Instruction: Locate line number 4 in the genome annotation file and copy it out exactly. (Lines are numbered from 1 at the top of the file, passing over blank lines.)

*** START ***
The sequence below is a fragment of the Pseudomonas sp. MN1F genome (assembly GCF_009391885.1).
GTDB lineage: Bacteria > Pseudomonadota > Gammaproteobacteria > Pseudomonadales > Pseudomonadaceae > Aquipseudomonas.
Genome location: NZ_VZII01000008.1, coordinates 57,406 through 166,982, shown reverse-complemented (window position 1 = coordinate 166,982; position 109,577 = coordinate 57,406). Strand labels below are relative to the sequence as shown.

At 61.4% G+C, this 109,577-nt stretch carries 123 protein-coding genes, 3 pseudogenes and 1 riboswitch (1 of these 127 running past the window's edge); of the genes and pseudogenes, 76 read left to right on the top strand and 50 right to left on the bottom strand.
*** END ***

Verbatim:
At 61.4% G+C, this 109,577-nt stretch carries 123 protein-coding genes, 3 pseudogenes and 1 riboswitch (1 of these 127 running past the window's edge); of the genes and pseudogenes, 76 read left to right on the top strand and 50 right to left on the bottom strand.